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  1. we go
    The pronoun of 'we' is given here. It is not known, however, whether 'we' means all boys or all girls or a mixture of both so the rule states that when you do not know, you always choose the masculine form of the pronoun. This means you can eliminate the first and third answers as they both show the feminine form of a pronoun. The third answer shows the incorrect spelling for the verb ending as there is no accent mark used in conjugating the present tense of the verb 'ir'. The Spanish masculine pronoun form for 'we' is 'nosotros' and to say 'we go' is 'vamos'.
  2. you make (girls in cooking class)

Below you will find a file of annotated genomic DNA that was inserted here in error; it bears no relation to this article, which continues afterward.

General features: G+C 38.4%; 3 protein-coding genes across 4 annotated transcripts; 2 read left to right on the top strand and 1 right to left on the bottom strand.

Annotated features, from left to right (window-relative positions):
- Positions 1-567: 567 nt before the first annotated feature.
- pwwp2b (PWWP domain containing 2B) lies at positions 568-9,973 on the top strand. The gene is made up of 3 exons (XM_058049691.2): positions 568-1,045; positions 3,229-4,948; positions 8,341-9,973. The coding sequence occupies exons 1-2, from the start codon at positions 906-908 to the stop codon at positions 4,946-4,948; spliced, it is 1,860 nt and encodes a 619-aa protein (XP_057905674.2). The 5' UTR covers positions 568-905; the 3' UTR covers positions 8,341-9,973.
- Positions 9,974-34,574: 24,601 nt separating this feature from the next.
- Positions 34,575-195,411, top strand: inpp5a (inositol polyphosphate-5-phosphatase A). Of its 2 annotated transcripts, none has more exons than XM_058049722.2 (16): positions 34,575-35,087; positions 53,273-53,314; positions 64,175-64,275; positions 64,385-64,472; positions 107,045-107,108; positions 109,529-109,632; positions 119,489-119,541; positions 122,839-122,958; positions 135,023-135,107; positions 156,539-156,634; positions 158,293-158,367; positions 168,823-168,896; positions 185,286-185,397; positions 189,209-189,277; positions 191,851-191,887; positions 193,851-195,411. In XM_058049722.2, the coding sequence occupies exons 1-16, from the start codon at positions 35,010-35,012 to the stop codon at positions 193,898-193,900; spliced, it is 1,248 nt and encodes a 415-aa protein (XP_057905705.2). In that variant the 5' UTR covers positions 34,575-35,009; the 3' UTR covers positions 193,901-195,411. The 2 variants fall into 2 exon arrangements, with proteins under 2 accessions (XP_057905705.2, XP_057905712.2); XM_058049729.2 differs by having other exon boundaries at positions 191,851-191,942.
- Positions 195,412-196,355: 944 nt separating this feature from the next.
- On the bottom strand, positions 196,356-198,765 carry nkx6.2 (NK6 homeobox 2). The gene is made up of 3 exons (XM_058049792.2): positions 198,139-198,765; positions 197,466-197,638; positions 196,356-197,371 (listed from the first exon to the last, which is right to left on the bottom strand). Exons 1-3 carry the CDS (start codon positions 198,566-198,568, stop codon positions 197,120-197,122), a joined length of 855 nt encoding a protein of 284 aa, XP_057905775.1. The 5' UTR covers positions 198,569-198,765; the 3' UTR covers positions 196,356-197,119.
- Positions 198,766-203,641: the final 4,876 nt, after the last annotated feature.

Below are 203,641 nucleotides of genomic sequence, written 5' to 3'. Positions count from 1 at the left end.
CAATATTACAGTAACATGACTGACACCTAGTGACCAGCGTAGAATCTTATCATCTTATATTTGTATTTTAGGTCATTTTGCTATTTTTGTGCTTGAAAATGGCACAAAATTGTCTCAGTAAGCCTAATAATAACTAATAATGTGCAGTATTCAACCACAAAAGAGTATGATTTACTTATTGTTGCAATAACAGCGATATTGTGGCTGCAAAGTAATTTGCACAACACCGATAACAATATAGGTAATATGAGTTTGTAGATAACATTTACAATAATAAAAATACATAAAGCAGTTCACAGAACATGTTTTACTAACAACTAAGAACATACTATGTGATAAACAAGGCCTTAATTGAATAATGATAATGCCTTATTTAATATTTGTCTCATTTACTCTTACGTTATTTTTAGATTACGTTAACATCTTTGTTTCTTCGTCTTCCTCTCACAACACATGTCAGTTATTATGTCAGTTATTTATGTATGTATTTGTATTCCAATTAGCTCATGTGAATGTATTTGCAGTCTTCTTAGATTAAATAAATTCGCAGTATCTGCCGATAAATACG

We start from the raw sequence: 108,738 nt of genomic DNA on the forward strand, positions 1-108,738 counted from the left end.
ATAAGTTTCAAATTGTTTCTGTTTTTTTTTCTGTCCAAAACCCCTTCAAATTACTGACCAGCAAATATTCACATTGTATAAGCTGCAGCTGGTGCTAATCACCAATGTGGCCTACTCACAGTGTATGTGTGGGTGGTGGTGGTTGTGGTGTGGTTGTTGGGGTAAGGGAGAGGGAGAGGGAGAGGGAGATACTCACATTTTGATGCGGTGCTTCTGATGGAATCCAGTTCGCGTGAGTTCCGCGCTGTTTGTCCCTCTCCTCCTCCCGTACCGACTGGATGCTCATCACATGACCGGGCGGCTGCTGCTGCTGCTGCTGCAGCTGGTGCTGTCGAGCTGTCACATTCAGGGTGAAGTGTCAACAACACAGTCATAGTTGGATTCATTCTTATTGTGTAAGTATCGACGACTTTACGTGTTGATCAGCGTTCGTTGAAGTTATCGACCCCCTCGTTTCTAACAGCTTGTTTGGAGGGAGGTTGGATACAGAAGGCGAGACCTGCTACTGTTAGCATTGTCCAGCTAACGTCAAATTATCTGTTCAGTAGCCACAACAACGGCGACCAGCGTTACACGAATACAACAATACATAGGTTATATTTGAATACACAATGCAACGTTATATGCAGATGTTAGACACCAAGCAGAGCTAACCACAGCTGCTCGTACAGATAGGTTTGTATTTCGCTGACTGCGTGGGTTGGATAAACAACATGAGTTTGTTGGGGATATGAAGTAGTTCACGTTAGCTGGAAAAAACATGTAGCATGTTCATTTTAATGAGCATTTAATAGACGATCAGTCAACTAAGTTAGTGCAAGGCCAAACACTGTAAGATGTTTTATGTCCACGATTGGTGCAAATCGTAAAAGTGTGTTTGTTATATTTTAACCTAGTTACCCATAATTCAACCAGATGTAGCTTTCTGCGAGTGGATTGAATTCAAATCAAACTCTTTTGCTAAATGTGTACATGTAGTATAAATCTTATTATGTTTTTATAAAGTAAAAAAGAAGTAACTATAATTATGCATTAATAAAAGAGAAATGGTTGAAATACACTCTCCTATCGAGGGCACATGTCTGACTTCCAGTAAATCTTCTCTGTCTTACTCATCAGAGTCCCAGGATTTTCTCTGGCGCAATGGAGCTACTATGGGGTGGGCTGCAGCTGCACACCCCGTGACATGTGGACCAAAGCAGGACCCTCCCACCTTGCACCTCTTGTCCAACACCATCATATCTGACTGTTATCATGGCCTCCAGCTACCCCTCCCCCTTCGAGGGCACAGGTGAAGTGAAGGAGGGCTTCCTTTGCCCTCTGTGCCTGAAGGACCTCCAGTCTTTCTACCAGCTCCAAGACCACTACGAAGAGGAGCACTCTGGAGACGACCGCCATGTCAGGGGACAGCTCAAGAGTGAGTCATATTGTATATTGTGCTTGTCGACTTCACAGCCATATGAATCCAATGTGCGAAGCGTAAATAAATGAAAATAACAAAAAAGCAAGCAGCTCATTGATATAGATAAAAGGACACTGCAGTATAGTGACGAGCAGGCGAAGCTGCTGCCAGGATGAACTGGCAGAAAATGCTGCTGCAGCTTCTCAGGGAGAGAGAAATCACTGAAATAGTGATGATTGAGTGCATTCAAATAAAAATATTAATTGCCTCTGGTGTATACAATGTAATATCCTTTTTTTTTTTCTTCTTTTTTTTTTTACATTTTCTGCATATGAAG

First determine what the correct pronoun form for 'you' is needed here. As the hint is girls in cooking class, this tells you two things. First, that it refers to plural people and, second, that those people are all girls. The Spanish plural formal pronoun form for 'you' is 'ustedes'. This means that the second, third and last answers can now be eliminated. To then say 'you make' in Spanish you would say 'ustedes hacen'.
  3. they go
    Taking a look at the pronoun first, you are looking for the Spanish pronoun for 'they'. 'Nosotros' means 'we' and 'ustedes' means 'you' so you quickly can determine that neither the first nor the third answer is correct. In addition, the conjugated verb in the first answer is not showing the correct verb ending. Both the second and last answers read as 'they go'. The second answer is feminine and the last answer is masculine. As you do not know whether 'they' refers to all boys, all girls or a mixture of both, you always choose the masculine form of the pronoun. Therefore, to say 'they go' in Spanish you would say 'ellos van'.